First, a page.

If the walls of the Adelaide hotel where the Australians are currently in quarantine could talk, they would have some stories to tell about the last week.
Things have been tense in the men's team for some time (remember Marnus Labuschagne's toasted sandwich?) largely because they haven't been winning, and it has been heightened by the bio-bubble and quarantine life that is currently part of international cricket.
Having returned home from a tour that finished with them bowled out for 62
, an argument with an in-house journalist, which did not initially stem from Justin Langer
, became public and things took off from there. Details from the inner circle (Langer didn't want players on the microphone in a T20I) were used to emphasise the coach's intense character. The CEO intervened with a statement of support (good job this isn't football). Emergency phone calls and Zoom meetings took place between the top executives and the captains. Former team-mates of Langer came out in his support; Matthew Hayden went at it with the same force with which he used to take down opening bowlers. Aaron Finch stopped short of a full endorsement, but Tim Paine spoke in a way
that suggested some heads had been banged together. It was exhausting.
For a moment in midweek, there was a feeling it may have reached the point of no return, but by Friday, things had stepped back from the brink. The quarantine period of those in Adelaide ends on Tuesday and people can return home and take a deep breath - although for some it will be straight back into lockdowns.
None of the comments in recent days attempting to dampen tensions have talked about Langer's contract beyond its expiry next May. It could have got to the situation where success complicates the matter unless relationships really can be repaired.
Amid all this, Australia's T20 World Cup squad was named
. The same issues remain, but it's as strong as it could be with an infusion of excitement around Josh Inglis' call-up. Whether team spirit can be repaired in time remains to be seen but having the best players available again is at least a start.
The crux of the argument is around whether Langer's strengths have also become his weakness (a bit like a batter who has a great cover drive but keeps nicking behind). He cares deeply. Almost every piece has referenced the respect he is held in for what he achieved as a player. He was the type of coach Australia needed in 2018 after the ball-tampering scandal, but is he the right coach now?
Writing in The Times
, Mike Atherton
gave one of the more balanced assessments and drew comparisons with the end of the Andy Flower era for England. "It may be that these types of coaches - Eddie Jones in rugby would be similar - have a certain shelf life, because of the intensity of the atmosphere they generate and the high standards they demand," he wrote. "The opposite would be a coach who tries to create a clubbable environment by doing very little, in which players are happy and feel free to express themselves. It may be that a certain type of coach fits a team at a certain stage of their development, or that the best coaches are able to wax and wane according to their team's needs."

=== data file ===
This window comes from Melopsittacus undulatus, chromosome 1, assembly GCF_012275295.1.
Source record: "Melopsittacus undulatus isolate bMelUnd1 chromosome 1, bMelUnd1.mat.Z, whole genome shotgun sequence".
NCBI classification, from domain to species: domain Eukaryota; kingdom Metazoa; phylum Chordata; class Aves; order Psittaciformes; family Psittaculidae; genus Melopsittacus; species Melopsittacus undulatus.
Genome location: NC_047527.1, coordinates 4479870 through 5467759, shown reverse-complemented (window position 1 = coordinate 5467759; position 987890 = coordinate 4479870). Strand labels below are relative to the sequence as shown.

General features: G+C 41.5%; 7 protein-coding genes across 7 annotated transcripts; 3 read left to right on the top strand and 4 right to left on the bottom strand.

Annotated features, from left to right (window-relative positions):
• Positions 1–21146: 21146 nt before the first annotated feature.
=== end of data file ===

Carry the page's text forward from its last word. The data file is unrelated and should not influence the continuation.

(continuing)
He also cautioned that Australia "should be careful what they wish for" when it comes to change.
It may be over-simplifying things, but if Paine had held his catches on the final day at the SCG or Australia had bowled India out at the Gabba, it's unlikely this situation would have taken place. Or even just bowling the overs quicker in Melbourne. They would not have lost the series, would probably have won and have reached the World Test Championship final. It's a philosophical debate - one of cricket's chicken or egg moments - whether winning breeds a happy dressing room or vice versa, but if this is being forced by player power, they aren't exactly coming at it with a handful of aces.
These sorts of issues in a team never happen at a good time, but this is really the last thing Cricket Australia needs to be dealing with right now. They are facing significant challenges to get the season played as scheduled because of Covid-19, certainly this side of Christmas, beginning next month with the visit of the India women's side. Tensions have grown over how the men's Ashes series will work. You can imagine what Nick Hockley's inbox looks like right now.
The concern will be whether the last 48 hours have just been an effort in papering over cracks to avoid massive upheaval on the eve of a new season. There is a lot of high-pressure cricket in the coming months, although on England's current form they may not provide much of a challenge in the Ashes. However, even that may not be a good thing. None of the comments in recent days attempting to dampen tensions have talked about Langer's contract beyond its expiry next May. It could have got to the situation where success complicates the matter unless relationships really can be repaired.